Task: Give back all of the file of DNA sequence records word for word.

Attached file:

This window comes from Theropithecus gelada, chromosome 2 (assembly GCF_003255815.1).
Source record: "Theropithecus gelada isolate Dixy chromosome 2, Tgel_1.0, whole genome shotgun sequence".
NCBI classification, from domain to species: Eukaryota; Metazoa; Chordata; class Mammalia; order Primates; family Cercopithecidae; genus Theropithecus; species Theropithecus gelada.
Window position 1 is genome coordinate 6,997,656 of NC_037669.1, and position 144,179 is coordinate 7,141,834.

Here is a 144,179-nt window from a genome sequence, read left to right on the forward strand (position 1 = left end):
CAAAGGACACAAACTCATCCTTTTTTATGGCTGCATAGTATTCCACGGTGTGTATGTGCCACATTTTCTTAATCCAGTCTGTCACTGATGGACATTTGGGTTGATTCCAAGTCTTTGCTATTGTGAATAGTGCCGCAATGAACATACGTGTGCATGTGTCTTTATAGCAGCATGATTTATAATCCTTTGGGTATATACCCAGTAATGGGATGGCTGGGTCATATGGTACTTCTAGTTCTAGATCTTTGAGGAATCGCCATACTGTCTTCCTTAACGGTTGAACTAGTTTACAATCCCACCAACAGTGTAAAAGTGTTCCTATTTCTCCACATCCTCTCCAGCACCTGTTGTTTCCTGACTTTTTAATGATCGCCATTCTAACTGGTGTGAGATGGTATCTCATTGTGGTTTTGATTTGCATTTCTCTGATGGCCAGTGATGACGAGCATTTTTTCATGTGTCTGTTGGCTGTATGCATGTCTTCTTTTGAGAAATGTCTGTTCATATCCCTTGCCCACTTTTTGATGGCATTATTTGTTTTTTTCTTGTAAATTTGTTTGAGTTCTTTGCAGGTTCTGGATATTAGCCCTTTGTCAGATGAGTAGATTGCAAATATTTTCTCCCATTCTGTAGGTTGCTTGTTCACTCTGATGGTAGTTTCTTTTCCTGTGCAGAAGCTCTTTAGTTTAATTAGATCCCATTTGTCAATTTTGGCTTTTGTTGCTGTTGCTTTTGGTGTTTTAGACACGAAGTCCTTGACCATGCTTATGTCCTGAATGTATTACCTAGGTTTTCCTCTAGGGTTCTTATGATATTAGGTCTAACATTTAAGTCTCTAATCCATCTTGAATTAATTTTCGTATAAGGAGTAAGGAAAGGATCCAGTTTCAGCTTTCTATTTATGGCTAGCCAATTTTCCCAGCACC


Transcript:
This window comes from Theropithecus gelada, chromosome 2 (assembly GCF_003255815.1).
Source record: "Theropithecus gelada isolate Dixy chromosome 2, Tgel_1.0, whole genome shotgun sequence".
NCBI classification, from domain to species: Eukaryota; Metazoa; Chordata; class Mammalia; order Primates; family Cercopithecidae; genus Theropithecus; species Theropithecus gelada.
Window position 1 is genome coordinate 6,997,656 of NC_037669.1, and position 144,179 is coordinate 7,141,834.

Here is a 144,179-nt window from a genome sequence, read left to right on the forward strand (position 1 = left end):
CAAAGGACACAAACTCATCCTTTTTTATGGCTGCATAGTATTCCACGGTGTGTATGTGCCACATTTTCTTAATCCAGTCTGTCACTGATGGACATTTGGGTTGATTCCAAGTCTTTGCTATTGTGAATAGTGCCGCAATGAACATACGTGTGCATGTGTCTTTATAGCAGCATGATTTATAATCCTTTGGGTATATACCCAGTAATGGGATGGCTGGGTCATATGGTACTTCTAGTTCTAGATCTTTGAGGAATCGCCATACTGTCTTCCTTAACGGTTGAACTAGTTTACAATCCCACCAACAGTGTAAAAGTGTTCCTATTTCTCCACATCCTCTCCAGCACCTGTTGTTTCCTGACTTTTTAATGATCGCCATTCTAACTGGTGTGAGATGGTATCTCATTGTGGTTTTGATTTGCATTTCTCTGATGGCCAGTGATGACGAGCATTTTTTCATGTGTCTGTTGGCTGTATGCATGTCTTCTTTTGAGAAATGTCTGTTCATATCCCTTGCCCACTTTTTGATGGCATTATTTGTTTTTTTCTTGTAAATTTGTTTGAGTTCTTTGCAGGTTCTGGATATTAGCCCTTTGTCAGATGAGTAGATTGCAAATATTTTCTCCCATTCTGTAGGTTGCTTGTTCACTCTGATGGTAGTTTCTTTTCCTGTGCAGAAGCTCTTTAGTTTAATTAGATCCCATTTGTCAATTTTGGCTTTTGTTGCTGTTGCTTTTGGTGTTTTAGACACGAAGTCCTTGACCATGCTTATGTCCTGAATGTATTACCTAGGTTTTCCTCTAGGGTTCTTATGATATTAGGTCTAACATTTAAGTCTCTAATCCATCTTGAATTAATTTTCGTATAAGGAGTAAGGAAAGGATCCAGTTTCAGCTTTCTATTTATGGCTAGCCAATTTTCCCAGCACC